The driver seemed genuinely thrilled to meet us. His joyous horn beep-beeped every time we rounded a corner, warning any other drivers, pedestrians, or animals of our impending presence and right to the road.

After checking in to a guest house on Om Beach (recommended by Lonely Planet, therefore guaranteed to contain like-minded young white travelers), we walked to town.

The small seaside town of Gokarna consisted of one long street lined on either side by surprisingly clean gutters, giving the shacks and moss-covered stone buildings the appearance of being protected by a perpetual 2-foot moat of water so clear you could see little fish darting to and fro.

Gokarna was inhabited by a different-looking kind of Indian.  Pawan explained that they’re Brahmans, the highest priest caste. Brahmans traditionally dress in lungis, no shirt, and a rope and sash across the chest. The street was full of Brahmans, proudly protruding their browned bellies and strutting through the sunny afternoon.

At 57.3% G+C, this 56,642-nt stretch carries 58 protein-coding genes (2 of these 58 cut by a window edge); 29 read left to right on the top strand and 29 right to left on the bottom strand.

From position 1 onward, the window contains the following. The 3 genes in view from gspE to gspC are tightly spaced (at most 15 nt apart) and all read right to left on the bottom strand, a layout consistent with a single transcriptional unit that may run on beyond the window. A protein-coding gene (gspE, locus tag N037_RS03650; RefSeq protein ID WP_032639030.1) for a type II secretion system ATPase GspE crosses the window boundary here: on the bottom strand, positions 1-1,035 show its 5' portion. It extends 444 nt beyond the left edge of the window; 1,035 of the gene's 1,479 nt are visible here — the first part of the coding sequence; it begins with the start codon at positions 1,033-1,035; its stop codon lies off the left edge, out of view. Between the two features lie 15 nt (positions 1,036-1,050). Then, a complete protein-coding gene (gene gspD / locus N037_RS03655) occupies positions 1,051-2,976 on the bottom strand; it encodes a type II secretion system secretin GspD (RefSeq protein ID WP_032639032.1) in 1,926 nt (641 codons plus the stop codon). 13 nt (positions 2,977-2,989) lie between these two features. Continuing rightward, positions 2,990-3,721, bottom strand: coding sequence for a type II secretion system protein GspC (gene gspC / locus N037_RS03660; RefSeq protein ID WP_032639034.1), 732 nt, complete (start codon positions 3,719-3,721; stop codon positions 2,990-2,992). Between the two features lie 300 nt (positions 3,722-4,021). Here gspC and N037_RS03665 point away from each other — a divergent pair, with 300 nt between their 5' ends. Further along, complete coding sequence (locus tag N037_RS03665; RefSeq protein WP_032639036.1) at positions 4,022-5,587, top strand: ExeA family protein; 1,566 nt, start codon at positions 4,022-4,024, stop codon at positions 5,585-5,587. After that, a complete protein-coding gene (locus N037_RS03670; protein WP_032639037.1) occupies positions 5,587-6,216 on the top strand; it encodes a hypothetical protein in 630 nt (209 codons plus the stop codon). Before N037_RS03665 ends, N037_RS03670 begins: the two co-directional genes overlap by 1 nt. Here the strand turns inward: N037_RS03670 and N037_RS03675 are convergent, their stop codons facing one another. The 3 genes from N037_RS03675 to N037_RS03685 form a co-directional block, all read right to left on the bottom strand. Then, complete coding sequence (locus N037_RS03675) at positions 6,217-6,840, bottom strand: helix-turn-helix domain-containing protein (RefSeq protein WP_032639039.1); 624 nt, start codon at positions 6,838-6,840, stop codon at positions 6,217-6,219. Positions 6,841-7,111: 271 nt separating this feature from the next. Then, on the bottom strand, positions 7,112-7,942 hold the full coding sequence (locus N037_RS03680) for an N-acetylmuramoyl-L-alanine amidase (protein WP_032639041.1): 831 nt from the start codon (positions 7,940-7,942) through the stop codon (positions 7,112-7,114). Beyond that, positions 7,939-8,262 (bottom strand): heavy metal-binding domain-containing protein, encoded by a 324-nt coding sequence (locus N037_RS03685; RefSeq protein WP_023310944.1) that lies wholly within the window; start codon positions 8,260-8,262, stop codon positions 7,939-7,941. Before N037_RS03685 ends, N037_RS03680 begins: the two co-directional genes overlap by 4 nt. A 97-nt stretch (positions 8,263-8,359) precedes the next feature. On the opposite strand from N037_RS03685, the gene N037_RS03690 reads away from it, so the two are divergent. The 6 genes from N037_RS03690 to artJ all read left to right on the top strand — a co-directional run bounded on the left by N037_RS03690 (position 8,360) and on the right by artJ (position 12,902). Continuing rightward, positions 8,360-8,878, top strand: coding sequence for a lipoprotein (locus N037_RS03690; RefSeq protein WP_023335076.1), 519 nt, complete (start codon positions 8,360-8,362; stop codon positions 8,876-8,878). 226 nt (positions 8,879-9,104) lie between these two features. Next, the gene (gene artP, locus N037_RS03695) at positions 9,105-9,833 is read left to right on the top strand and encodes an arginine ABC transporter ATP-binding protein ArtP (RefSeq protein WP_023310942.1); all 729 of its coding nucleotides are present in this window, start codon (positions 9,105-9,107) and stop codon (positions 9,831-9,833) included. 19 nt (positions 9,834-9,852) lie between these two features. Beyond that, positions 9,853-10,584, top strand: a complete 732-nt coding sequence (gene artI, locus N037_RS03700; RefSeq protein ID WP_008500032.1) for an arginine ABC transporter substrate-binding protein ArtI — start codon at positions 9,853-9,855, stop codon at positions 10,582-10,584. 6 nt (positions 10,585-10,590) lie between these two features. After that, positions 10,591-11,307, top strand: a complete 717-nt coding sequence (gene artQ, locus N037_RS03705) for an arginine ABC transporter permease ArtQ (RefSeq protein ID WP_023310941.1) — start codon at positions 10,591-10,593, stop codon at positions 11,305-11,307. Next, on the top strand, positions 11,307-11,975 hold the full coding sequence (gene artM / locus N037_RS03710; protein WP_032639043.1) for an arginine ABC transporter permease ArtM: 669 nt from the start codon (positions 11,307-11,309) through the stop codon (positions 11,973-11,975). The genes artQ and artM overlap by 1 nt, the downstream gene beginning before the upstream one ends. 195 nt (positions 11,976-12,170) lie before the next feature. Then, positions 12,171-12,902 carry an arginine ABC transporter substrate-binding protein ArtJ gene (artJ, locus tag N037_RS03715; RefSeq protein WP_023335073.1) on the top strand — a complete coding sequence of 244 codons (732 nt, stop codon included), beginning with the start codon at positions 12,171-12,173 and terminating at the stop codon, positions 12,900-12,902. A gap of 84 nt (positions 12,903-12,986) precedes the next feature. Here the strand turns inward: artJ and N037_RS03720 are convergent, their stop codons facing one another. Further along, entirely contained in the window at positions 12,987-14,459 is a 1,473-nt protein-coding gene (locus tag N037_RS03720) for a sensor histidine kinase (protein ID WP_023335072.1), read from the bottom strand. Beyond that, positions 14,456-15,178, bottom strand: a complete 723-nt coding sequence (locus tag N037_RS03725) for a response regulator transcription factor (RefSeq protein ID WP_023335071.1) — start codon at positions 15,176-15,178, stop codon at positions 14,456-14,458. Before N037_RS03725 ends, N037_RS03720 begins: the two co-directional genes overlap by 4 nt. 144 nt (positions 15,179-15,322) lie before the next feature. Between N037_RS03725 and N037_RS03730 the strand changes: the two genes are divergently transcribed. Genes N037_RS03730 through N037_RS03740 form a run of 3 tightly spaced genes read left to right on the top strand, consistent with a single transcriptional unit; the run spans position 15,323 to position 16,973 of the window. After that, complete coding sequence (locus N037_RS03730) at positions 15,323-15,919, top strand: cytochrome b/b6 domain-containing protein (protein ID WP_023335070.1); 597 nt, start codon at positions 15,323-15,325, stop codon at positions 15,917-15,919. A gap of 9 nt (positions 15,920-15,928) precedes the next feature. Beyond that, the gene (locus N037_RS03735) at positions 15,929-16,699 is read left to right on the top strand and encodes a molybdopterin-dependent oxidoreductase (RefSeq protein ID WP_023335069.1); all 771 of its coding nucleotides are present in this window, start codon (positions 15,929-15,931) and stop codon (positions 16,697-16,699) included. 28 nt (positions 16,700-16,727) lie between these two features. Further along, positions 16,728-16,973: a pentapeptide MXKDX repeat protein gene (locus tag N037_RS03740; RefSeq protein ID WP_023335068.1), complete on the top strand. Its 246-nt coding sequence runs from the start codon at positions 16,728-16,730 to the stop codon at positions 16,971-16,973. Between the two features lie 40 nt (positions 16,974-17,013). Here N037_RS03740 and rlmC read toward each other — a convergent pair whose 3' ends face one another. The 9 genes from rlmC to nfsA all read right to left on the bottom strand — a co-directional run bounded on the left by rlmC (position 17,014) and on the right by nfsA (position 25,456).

We eventually made our way to the beach, a relatively dirty affair, but exciting nevertheless because it was my first dip into the Indian Ocean. Per usual some random men stealth-took our pictures…until Bridget got fed up and to Pawan’s extreme amusement shouted, “Divy tu hoagie!” at them (I have no idea how to spell that, but it means something along the lines of “leave me alone” in Kanada, the language of Katarnaka state).

For lunch we each ordered the “veg meal,” a large metal platter containing smaller metal dishes: 1 rice, 3 “gravies” (aka watery curries), and yogurt. The feast was topped with 2 chapattis (flat bread, like an oily tortilla), and a crispy lentil cracker that is supposed to be crushed and mixed into the rice/gravies, but I prefer to use like a tortilla chip to scoop food to my mouth. Pawan gave me a brief tutorial in how to tear chapatti with one hand (since only the right hand is for eating): hold it down with the 3rd and 4th fingers, pull back on the chapatti with thumb and pointer.